Opinion: We need to get on the same page regarding consent

The lines for consent can be easy to blur. We need to find a way to make sure consent is always clearly given.
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MITCHELL KRAUS Editor-in-Chief

This past week my mind has been racing because of what allegedly happened between comedian Aziz Ansari and a woman who is going by the pseudonym “Grace.”

Grace is alleging that she and Ansari went on a date that ended up back at his New York apartment. According to the article, which you can read here, Grace and Ansari then engaged in sex acts which Grace described as “uncomfortable” and during which she “used verbal and nonverbal cues to indicate how uncomfortable and distressed she was.”

“Most of my discomfort was expressed in me pulling away and mumbling,” Grace said in the article.

Near the end of the encounter, Ansari asked Grace for intercourse, which she declined. After that, he ordered an Uber for her and she went home crying.

Ansari claimed that he understood the encounter to be consensual, and he was “surprised and concerned” after Grace told him the next morning via text message that she was uncomfortable. 

Aziz Ansari may have assaulted Grace, but instead of throwing him to the wolves that exist within the media, Grace should have gone to the police.
Photo from wikimediacommons.com

My take

Ansari was very aggressive during the encounter and certainly should have dialed it down. It is always better to get affirmative consent for everything instead of assuming that your partner is into it.

However, I am taking the entire story with a grain of salt because the publisher, www.babe.net, is full of ridiculous articles such as “One more obstacle for thickies: Yes, even shoes can fat-shame you” and “Barbie is a woke vlogger now and she’s actually low-key deep.” They are titles begging for clicks, and it makes me think this article is exaggerated. 

There is also something troubling with Grace: She thinks of herself as completely powerless. In the article she complains about how Ansari had white wine at his apartment and she prefers red; then she goes on to say that she thought he ended dinner too quickly, but she did not speak up.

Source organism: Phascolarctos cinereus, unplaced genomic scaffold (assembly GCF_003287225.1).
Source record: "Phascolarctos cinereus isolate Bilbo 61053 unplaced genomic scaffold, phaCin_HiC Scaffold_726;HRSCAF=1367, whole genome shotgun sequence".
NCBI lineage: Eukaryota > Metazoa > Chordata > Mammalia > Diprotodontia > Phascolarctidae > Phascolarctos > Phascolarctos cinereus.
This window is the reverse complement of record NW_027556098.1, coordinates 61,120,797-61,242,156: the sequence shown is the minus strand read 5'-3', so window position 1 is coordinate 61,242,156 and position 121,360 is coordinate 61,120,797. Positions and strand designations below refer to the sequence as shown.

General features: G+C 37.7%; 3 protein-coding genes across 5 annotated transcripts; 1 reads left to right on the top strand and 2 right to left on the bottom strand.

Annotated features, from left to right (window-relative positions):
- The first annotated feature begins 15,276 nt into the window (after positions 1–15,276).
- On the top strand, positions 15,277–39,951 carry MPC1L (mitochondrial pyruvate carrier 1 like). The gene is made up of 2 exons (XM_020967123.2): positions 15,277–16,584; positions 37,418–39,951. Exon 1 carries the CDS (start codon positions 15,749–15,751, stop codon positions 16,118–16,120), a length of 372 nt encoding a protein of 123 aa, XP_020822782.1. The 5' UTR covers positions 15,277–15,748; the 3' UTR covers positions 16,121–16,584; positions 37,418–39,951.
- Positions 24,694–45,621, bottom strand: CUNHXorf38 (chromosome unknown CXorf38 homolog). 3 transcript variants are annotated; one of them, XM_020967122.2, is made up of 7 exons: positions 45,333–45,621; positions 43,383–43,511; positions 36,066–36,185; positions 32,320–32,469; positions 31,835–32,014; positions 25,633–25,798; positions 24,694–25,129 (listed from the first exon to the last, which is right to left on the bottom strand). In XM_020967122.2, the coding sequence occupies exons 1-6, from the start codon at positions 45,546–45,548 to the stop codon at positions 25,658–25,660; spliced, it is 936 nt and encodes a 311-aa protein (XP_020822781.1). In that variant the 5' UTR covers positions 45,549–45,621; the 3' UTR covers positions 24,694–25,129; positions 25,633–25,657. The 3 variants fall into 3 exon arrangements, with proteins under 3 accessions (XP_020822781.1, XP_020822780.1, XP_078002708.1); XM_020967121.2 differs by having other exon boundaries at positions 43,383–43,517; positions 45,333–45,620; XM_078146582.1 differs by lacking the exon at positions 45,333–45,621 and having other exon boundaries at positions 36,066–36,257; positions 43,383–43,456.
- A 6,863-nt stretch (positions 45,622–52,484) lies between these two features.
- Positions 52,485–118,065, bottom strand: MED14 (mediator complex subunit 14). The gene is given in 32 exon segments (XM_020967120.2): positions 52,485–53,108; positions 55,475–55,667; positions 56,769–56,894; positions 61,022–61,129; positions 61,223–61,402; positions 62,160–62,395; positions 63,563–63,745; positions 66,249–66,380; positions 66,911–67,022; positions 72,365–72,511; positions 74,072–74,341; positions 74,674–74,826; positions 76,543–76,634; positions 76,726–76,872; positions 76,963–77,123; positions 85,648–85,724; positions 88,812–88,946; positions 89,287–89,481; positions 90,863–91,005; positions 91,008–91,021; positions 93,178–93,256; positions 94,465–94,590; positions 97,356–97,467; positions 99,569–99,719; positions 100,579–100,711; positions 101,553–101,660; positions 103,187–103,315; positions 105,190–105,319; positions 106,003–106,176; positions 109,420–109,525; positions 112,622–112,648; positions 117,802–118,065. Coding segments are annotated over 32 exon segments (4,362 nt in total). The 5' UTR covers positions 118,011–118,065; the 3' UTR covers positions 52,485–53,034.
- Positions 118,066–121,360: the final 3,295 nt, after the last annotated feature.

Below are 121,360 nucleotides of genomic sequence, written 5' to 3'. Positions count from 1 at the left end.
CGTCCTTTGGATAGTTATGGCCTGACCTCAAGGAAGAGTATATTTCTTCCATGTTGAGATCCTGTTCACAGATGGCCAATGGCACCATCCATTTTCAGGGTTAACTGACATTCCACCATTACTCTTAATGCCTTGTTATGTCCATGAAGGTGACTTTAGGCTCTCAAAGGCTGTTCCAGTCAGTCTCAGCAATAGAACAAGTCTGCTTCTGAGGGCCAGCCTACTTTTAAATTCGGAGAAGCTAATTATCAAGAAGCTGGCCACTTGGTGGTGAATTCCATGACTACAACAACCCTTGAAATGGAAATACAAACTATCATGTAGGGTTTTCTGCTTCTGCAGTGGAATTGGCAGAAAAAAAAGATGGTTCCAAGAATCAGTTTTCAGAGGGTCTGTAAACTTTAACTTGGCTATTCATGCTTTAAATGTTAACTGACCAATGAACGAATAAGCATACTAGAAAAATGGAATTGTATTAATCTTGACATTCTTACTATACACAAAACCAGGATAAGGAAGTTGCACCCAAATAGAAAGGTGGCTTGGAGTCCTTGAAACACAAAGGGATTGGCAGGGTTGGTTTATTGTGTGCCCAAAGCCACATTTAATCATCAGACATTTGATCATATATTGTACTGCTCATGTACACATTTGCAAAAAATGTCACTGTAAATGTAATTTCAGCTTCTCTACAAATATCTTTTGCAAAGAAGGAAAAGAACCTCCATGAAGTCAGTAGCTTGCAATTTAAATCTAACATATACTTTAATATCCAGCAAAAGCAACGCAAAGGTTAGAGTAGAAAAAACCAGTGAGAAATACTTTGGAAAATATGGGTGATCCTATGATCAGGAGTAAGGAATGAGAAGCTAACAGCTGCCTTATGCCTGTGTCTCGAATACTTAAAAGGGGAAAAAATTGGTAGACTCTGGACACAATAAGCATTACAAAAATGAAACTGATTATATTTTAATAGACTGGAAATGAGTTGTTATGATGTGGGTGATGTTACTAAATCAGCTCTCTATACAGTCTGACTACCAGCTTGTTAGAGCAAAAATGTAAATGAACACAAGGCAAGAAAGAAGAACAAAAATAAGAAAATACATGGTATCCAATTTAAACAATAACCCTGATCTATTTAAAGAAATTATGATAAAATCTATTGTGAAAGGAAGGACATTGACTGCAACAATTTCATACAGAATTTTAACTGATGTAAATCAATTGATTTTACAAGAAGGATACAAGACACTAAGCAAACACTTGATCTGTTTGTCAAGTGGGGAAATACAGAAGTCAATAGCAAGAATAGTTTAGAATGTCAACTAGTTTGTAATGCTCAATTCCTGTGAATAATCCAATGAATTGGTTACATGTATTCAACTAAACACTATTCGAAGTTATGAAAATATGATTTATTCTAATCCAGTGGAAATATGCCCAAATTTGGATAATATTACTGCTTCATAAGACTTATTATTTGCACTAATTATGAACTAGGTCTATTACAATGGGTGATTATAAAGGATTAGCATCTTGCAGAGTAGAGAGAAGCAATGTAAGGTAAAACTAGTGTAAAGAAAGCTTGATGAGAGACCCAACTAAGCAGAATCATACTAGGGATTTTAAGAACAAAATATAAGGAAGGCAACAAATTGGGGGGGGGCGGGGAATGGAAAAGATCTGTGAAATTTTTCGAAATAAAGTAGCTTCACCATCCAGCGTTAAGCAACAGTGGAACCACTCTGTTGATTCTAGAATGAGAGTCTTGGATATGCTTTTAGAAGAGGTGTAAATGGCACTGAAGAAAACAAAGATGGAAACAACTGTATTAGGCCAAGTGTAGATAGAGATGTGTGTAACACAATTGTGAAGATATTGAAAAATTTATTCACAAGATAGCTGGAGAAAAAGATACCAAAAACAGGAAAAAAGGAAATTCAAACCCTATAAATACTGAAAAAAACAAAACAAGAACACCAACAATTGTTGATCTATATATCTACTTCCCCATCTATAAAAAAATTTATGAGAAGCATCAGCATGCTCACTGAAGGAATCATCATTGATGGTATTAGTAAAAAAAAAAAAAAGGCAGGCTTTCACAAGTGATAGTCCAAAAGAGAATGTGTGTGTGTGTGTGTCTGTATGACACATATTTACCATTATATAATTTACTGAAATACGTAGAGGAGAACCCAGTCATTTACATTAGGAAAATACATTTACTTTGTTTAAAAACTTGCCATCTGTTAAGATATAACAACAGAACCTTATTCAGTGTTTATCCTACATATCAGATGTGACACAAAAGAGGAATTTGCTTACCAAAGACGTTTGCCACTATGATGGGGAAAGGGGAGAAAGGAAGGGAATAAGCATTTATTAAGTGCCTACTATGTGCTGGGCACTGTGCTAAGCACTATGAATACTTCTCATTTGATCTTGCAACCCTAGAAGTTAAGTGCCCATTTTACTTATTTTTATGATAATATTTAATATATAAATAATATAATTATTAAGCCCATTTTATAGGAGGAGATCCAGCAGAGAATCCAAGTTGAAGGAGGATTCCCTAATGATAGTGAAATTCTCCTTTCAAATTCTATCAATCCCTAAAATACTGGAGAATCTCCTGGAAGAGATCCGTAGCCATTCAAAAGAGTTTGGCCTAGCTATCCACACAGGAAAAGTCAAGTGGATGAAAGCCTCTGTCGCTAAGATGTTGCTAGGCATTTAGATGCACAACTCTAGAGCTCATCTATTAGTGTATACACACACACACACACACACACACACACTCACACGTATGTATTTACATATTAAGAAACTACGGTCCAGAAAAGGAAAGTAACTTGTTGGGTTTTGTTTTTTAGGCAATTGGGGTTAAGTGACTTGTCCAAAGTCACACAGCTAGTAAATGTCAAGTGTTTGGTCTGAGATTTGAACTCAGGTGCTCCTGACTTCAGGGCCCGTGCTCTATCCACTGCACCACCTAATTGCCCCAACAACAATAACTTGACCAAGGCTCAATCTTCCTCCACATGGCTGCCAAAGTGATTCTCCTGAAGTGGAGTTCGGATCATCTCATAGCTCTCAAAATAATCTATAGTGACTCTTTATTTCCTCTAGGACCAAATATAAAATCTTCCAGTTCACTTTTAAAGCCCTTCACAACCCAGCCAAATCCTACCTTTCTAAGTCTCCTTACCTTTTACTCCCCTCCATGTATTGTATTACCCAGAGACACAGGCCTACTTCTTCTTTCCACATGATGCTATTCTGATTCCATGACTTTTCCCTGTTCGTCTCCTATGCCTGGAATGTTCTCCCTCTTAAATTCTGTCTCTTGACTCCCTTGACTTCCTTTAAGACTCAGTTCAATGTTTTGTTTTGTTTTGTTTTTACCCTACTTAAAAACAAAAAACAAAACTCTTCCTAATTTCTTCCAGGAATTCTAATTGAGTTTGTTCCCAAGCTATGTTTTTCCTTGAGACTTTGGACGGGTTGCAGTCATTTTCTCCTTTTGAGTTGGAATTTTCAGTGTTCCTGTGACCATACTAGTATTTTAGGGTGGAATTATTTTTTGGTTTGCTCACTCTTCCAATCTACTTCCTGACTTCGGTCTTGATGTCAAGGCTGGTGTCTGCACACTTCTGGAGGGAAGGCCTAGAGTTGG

My first thought, from a man’s perspective, was that if she did not like the way the date was going, she should have stood up for herself and got up and left if things did not change. Ansari did not take her phone or keys; he is not her boss, nor do they work in the same industry. I saw her as having every power to walk.

The women I have talked to about this feel differently. They tell me that often women feel afraid of speaking up against men they are alone with because the men could get angry or violent.

The women I have talked to about this feel differently. They tell me that often women feel afraid of speaking up against men they are alone with because the men could get angry or violent. I must admit I have a hard time understanding this point of view.

My understanding of the way 21st-century relationships work is that people are equal partners. This idea that women can’t speak up for what they want because they are afraid turns the idea of equality in the dating scene into one of a guardianship where the man, to be on the safe side, has to constantly assume the woman may be lying for self-preservation. If both sides cannot be trusted to be telling the truth when asked for consent, then consent simply cannot exist.

Overall, what frightens me most is the impact one anonymous account of an awkward date can have on someone’s career. At the Screen Actor’s Guild Awards on Sunday, Ansari’s name was mentioned as a nominee; the presenters did not bother pausing for applause. The industry has already decided his guilt as a result of the story Grace released.

Most people will not read the whole story; they will see the headline and Ansari’s picture and immediately lump him in with actual predators like Kevin Spacey and Harvey Weinstein, who used their power to demand sex from people whom they hold power over. Ansari is only guilty of being pushy; however, this event will follow has career for the rest of his life. That is not fair to Ansari, and especially not to victims of actual assault.

What we can change

  1. Stop thinking of sex as something someone does to someone else. Instead sex should be a collaborative effort between adults to create a moment all parties enjoy.  
  2. Empower women to speak up for what they want and mean what they say. This will not only give women more agency but also give peace of mind to their partners.
  3. We need to move toward a consensus for a clearly defined standard of consent.
  4. Protect all parties during sexual activity, but also develop protections for people after the sex has ended. We have some protection in the newly minted revenge porn laws; however, we need to develop a way to document that consent happened to avoid he-said she-said fights.
  5. Stop these trials by media. If you believe you have been assaulted or raped, gather whatever evidence you can and go to the police immediately. If you have been harassed and it is affecting your ability to do your job or go to school, file complaints and speak up loudly. But do not throw someone out to Twitter to decide their fate, especially if you are unwilling to reveal your own identity like Grace did.

We clearly are all on different pages when it comes to what consent truly is. We need to come together, have a dialogue, and develop a cleanly defined, provable standard of consent that is easy to understand. We need to stop allowing what should be criminal trials to take place on Twitter. We can do this; we just need to listen to each other.

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